Notes from underground

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Archive for the tag “pro-life”

Two evils for the price of one: abortion and pro-lifers

I think that wilful abortion is evil, and a violation of human rights. But there are times when I think pro-lifers are just as evil, especially when I come across things like this, found via a link on Facebook.

The person who posted it on Facebook introduced the link by saying “The Obama administration rules that stock holders aren’t really owners and have no real say in the operation of the business they hold shares in.”

I was curious and had a look at the site.

Obama agency rules Pepsi use of cells derived from aborted fetus ‘ordinary business’ |

In a decision delivered Feb 28th, President Obama’s Security and Exchange Commission (SEC) ruled that PepsiCo’s use of cells derived from aborted fetal remains in their research and development agreement with Senomyx to produce flavor enhancers falls under “ordinary business operations.”

I became curious about “President Obama’s agency”, and discovered that the site that mentioned it couldn’t even get the name right. I think they were referring to this:

U.S. Securities and Exchange Commission – Wikipedia, the free encyclopedia:

The U.S. Securities and Exchange Commission (frequently abbreviated SEC) is a federal agency[2] which holds primary responsibility for enforcing the federal securities laws and regulating the securities industry, the nation’s stock and options exchanges, and other electronic securities markets in the United States. In addition to the 1934 Act that created it, the SEC enforces the Securities Act of 1933, the Trust Indenture Act of 1939, the Investment Company Act of 1940, the Investment Advisers Act of 1940, the Sarbanes–Oxley Act of 2002 and other statutes. The SEC was created by section 4 of the Securities Exchange Act of 1934 (now codified as 15 U.S.C. 78d and commonly referred to as the 1934 Act).

Was Obama even alive in 1934, when this particular agency was created? Will it cease to exist when his term of office ends? This really is a prize piece of vicious and malicious misreporting, and with such standards of dishonesty and lack of integrity I would not trust anything found on that site.

Yes, I’d boycott Pepsi too, if it were available and if the report were true, but it is wrapped up with so much deliberate misreporting that I wouldn’t trust anything in that story.

Fifty years ago folk singer Jeremy Taylor did a rap piece called Joburg talking blues, in the course of which the supposedly American narrator said, “In America there’s two things we can’t stand: the one’s segregation, and the other’s niggers.”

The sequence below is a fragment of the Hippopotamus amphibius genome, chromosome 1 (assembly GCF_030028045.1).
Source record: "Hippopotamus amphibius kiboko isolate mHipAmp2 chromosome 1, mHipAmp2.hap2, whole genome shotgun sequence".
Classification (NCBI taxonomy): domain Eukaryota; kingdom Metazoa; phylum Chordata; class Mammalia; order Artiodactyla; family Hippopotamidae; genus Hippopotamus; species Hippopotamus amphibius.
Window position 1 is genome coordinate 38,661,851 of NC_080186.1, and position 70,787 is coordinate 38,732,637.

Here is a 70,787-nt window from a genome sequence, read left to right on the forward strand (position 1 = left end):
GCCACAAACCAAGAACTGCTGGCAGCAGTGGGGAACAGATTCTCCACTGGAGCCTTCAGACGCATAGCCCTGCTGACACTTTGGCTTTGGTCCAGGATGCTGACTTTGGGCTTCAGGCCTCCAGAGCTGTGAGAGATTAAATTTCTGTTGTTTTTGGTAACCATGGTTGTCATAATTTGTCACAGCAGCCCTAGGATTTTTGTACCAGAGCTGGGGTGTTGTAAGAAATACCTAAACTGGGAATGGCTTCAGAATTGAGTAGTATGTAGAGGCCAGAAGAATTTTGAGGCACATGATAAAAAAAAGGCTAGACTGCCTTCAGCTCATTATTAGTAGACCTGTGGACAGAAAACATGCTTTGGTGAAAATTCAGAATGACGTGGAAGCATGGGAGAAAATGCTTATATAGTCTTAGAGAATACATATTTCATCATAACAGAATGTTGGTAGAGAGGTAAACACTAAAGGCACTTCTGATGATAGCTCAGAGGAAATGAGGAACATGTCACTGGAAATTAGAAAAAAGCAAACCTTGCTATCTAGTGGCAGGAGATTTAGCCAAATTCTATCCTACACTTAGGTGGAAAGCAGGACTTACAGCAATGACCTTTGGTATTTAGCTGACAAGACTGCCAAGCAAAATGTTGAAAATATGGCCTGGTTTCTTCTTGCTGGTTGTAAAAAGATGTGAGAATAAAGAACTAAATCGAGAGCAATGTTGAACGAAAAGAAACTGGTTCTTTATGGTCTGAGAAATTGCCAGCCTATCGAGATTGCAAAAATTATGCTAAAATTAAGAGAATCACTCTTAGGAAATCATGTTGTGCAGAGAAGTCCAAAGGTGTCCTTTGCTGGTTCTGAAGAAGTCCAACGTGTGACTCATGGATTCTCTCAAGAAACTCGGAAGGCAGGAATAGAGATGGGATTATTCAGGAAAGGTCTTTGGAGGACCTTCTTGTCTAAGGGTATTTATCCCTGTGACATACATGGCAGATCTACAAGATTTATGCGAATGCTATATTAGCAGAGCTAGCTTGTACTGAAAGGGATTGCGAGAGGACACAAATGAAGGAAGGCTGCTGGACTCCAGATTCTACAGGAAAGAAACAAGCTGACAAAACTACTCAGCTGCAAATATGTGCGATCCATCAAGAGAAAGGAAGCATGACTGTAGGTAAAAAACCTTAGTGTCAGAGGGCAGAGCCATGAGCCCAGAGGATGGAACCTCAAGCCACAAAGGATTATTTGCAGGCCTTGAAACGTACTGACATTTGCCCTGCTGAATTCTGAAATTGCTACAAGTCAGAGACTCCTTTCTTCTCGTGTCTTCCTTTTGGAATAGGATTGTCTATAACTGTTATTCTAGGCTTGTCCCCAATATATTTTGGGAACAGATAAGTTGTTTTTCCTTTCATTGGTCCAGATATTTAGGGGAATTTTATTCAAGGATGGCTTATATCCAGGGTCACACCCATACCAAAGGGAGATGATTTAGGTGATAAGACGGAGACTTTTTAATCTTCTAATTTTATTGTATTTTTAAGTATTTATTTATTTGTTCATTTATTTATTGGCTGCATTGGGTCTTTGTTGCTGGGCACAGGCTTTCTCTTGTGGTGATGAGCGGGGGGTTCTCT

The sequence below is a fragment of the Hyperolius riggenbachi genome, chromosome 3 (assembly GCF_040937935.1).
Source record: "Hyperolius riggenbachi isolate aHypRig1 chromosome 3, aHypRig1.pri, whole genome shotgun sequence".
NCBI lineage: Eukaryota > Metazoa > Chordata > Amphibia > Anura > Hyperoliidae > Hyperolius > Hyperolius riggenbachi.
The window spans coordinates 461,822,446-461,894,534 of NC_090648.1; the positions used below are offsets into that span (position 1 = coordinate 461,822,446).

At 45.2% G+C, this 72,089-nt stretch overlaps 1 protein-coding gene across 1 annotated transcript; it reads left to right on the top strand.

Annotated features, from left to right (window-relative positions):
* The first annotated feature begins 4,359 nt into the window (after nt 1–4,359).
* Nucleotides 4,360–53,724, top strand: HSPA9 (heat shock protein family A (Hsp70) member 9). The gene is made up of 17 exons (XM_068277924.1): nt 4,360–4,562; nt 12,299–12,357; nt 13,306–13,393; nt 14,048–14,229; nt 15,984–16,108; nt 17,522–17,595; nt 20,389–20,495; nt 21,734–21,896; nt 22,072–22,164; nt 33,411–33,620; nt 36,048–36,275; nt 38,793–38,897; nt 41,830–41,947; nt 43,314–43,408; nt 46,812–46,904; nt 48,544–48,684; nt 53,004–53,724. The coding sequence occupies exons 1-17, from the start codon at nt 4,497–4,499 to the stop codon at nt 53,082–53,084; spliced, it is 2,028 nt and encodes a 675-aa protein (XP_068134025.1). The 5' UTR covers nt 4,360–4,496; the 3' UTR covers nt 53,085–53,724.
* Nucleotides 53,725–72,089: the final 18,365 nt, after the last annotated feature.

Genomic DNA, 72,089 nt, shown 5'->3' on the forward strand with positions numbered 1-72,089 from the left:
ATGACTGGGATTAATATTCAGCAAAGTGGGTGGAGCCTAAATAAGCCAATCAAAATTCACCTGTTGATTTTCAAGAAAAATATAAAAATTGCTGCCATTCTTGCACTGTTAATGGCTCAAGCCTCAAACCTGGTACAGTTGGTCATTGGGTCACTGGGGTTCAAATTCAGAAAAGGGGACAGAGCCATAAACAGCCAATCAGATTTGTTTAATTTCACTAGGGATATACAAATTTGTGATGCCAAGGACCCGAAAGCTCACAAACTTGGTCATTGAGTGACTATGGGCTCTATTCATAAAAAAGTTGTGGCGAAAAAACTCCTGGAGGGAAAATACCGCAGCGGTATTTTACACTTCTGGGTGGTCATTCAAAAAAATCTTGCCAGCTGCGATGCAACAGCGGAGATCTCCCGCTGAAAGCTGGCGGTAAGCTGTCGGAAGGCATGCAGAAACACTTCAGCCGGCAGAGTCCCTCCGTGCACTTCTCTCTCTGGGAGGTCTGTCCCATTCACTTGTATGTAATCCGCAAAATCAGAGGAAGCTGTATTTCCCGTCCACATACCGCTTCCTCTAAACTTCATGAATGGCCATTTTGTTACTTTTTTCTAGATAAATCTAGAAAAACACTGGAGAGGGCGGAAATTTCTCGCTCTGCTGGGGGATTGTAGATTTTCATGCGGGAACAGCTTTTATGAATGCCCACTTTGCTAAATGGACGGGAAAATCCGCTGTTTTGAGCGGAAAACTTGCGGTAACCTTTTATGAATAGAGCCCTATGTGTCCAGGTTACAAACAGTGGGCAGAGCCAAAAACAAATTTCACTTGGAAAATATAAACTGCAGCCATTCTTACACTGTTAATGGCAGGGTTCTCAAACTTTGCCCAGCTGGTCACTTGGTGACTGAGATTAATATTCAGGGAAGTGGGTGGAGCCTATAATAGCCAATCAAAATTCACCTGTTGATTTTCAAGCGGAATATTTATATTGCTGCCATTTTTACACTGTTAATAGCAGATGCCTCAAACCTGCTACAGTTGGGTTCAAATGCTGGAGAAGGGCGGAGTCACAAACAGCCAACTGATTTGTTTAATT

When I read pieces like this, I feel a bit like that narrator. There are two things I can’t stand. The one’s abortion, and the other’s pro-lifers.

Pro-choice and pro-life

At first sight, the use of the terms “pro-choice” and “pro-life” to represent opposing ethical viewpoints seems a little strange. Are “choice” and “life” necessarily opposed to each other?

When they first came into general use I assumed (on no evidence) that people settled on those terms in order to avoid negative stereotyping in debate. Saying someone is “anti-” something sounds so negative, and it is generally better to say what one was for rather than what one was against.

The illogicality of the implication that “choice” and “life” were antithetical was regarded as the price one had to pay to avoid negative stereotyping.

Or at least so I assumed thirty years ago when “pro-choice” and “pro-life” first began to be bandied about in public debate.

But now I am not so sure.

It seems from recent debates that they really are antithetical. There’s this US Senator Ron Paul. I know nothing about him except that American libertarians (or at least those American libertarians whose blogs I sometimes read) seem to like him.

Now if there is one thing that seems to characterise American libertarians, it is that they are pro-choice. They seem to elevate choice to a supreme value. The essential freedom is the freedom to make choices (provided, of course, that you are rich — but that is an unspoken condition).

And in a recent TV debate, it seems that “pro-choice” and “pro-life” are indeed antithetical. GOP Tea Party Debate: Audience Cheers, Says Society Should Let Uninsured Patient Die:

“What do you tell a guy who is sick, goes into a coma and doesn’t have health insurance? Who pays for his coverage? Are you saying society should just let him die?” Wolf Blitzer asked.

“Yeah!” several members of the crowd yelled out.

Paul interjected to offer an explanation for how this was, more-or-less, the root choice of a free society. He added that communities and non-government institutions can fill the void that the public sector is currently playing.

This has led to an interesting discussion in the Progressive Orthodox Christianity forum on Facebook, where I first learnt about the incident.

And in that discussion I suggested that if Christians were to adopt the “let them die” attitude, then the story that Jesus told about the rich man and Lazarus (Luke 16:19-31) would have to be modified to the effect that the rich man, in Abraham’s bosom, seeing Lazarus burning in hell, would say to him “it’s all your fault — you didn’t have health insurance.”

I’ve written about that aspect of it in more detail in other blog posts, so I won’t repeat all that here.

But what I have discovered from this recent incident is that pro-choice and pro-life are indeed antithetical, and that “pro-choice” is mainly about the inalienable right of the rich and powerful to choose when those poorer and weaker than they are should die.

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